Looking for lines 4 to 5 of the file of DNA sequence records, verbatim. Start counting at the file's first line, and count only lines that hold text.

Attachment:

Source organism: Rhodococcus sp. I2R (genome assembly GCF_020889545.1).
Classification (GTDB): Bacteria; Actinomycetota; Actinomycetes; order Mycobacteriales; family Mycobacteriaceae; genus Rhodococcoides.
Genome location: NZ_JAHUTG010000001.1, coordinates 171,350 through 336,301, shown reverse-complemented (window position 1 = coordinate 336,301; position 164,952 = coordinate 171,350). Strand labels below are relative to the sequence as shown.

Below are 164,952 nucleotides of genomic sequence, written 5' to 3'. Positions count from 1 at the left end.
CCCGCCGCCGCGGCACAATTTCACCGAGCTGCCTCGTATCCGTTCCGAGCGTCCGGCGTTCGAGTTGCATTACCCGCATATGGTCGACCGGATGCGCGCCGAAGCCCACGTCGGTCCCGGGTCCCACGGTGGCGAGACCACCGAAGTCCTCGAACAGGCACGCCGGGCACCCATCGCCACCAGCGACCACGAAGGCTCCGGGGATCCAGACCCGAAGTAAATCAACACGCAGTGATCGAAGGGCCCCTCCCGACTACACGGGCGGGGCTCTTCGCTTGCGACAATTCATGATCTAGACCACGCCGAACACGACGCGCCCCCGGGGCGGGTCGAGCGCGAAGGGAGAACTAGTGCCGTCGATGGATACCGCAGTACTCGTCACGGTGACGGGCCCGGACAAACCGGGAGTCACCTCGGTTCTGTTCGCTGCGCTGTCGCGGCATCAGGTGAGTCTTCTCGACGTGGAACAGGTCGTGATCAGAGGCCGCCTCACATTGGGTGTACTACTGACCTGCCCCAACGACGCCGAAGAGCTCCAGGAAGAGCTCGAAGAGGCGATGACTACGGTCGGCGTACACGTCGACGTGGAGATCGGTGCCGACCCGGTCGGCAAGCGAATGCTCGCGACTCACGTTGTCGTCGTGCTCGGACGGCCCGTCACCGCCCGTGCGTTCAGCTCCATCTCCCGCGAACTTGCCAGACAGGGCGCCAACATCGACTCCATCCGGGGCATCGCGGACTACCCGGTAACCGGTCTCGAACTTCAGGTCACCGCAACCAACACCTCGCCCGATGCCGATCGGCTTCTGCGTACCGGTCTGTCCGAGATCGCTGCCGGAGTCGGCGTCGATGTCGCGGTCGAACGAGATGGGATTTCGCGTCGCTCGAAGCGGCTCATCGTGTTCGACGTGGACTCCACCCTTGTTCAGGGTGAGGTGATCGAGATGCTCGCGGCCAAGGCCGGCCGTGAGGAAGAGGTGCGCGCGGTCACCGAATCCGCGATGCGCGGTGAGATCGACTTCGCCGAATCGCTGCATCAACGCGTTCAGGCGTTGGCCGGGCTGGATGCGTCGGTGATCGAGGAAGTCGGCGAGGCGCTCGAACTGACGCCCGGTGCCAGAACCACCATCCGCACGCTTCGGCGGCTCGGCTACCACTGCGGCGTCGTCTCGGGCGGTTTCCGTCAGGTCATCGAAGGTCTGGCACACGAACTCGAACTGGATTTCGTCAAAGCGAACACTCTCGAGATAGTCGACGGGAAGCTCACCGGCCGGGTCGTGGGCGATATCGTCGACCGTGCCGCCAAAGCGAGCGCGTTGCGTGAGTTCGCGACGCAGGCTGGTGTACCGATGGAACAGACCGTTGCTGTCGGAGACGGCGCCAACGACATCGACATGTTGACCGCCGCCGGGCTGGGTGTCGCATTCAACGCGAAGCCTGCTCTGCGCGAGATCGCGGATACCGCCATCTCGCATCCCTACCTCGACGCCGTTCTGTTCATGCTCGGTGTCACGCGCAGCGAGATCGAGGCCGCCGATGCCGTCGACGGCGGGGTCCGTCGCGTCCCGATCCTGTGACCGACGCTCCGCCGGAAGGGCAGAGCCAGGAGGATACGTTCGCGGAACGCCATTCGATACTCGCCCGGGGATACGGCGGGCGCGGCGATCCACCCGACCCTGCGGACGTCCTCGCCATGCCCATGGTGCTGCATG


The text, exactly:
Below are 164,952 nucleotides of genomic sequence, written 5' to 3'. Positions count from 1 at the left end.
CCCGCCGCCGCGGCACAATTTCACCGAGCTGCCTCGTATCCGTTCCGAGCGTCCGGCGTTCGAGTTGCATTACCCGCATATGGTCGACCGGATGCGCGCCGAAGCCCACGTCGGTCCCGGGTCCCACGGTGGCGAGACCACCGAAGTCCTCGAACAGGCACGCCGGGCACCCATCGCCACCAGCGACCACGAAGGCTCCGGGGATCCAGACCCGAAGTAAATCAACACGCAGTGATCGAAGGGCCCCTCCCGACTACACGGGCGGGGCTCTTCGCTTGCGACAATTCATGATCTAGACCACGCCGAACACGACGCGCCCCCGGGGCGGGTCGAGCGCGAAGGGAGAACTAGTGCCGTCGATGGATACCGCAGTACTCGTCACGGTGACGGGCCCGGACAAACCGGGAGTCACCTCGGTTCTGTTCGCTGCGCTGTCGCGGCATCAGGTGAGTCTTCTCGACGTGGAACAGGTCGTGATCAGAGGCCGCCTCACATTGGGTGTACTACTGACCTGCCCCAACGACGCCGAAGAGCTCCAGGAAGAGCTCGAAGAGGCGATGACTACGGTCGGCGTACACGTCGACGTGGAGATCGGTGCCGACCCGGTCGGCAAGCGAATGCTCGCGACTCACGTTGTCGTCGTGCTCGGACGGCCCGTCACCGCCCGTGCGTTCAGCTCCATCTCCCGCGAACTTGCCAGACAGGGCGCCAACATCGACTCCATCCGGGGCATCGCGGACTACCCGGTAACCGGTCTCGAACTTCAGGTCACCGCAACCAACACCTCGCCCGATGCCGATCGGCTTCTGCGTACCGGTCTGTCCGAGATCGCTGCCGGAGTCGGCGTCGATGTCGCGGTCGAACGAGATGGGATTTCGCGTCGCTCGAAGCGGCTCATCGTGTTCGACGTGGACTCCACCCTTGTTCAGGGTGAGGTGATCGAGATGCTCGCGGCCAAGGCCGGCCGTGAGGAAGAGGTGCGCGCGGTCACCGAATCCGCGATGCGCGGTGAGATCGACTTCGCCGAATCGCTGCATCAACGCGTTCAGGCGTTGGCCGGGCTGGATGCGTCGGTGATCGAGGAAGTCGGCGAGGCGCTCGAACTGACGCCCGGTGCCAGAACCACCATCCGCACGCTTCGGCGGCTCGGCTACCACTGCGGCGTCGTCTCGGGCGGTTTCCGTCAGGTCATCGAAGGTCTGGCACACGAACTCGAACTGGATTTCGTCAAAGCGAACACTCTCGAGATAGTCGACGGGAAGCTCACCGGCCGGGTCGTGGGCGATATCGTCGACCGTGCCGCCAAAGCGAGCGCGTTGCGTGAGTTCGCGACGCAGGCTGGTGTACCGATGGAACAGACCGTTGCTGTCGGAGACGGCGCCAACGACATCGACATGTTGACCGCCGCCGGGCTGGGTGTCGCATTCAACGCGAAGCCTGCTCTGCGCGAGATCGCGGATACCGCCATCTCGCATCCCTACCTCGACGCCGTTCTGTTCATGCTCGGTGTCACGCGCAGCGAGATCGAGGCCGCCGATGCCGTCGACGGCGGGGTCCGTCGCGTCCCGATCCTGTGACCGACGCTCCGCCGGAAGGGCAGAGCCAGGAGGATACGTTCGCGGAACGCCATTCGATACTCGCCCGGGGATACGGCGGGCGCGGCGATCCACCCGACCCTGCGGACGTCCTCGCCATGCCCATGGTGCTGCATG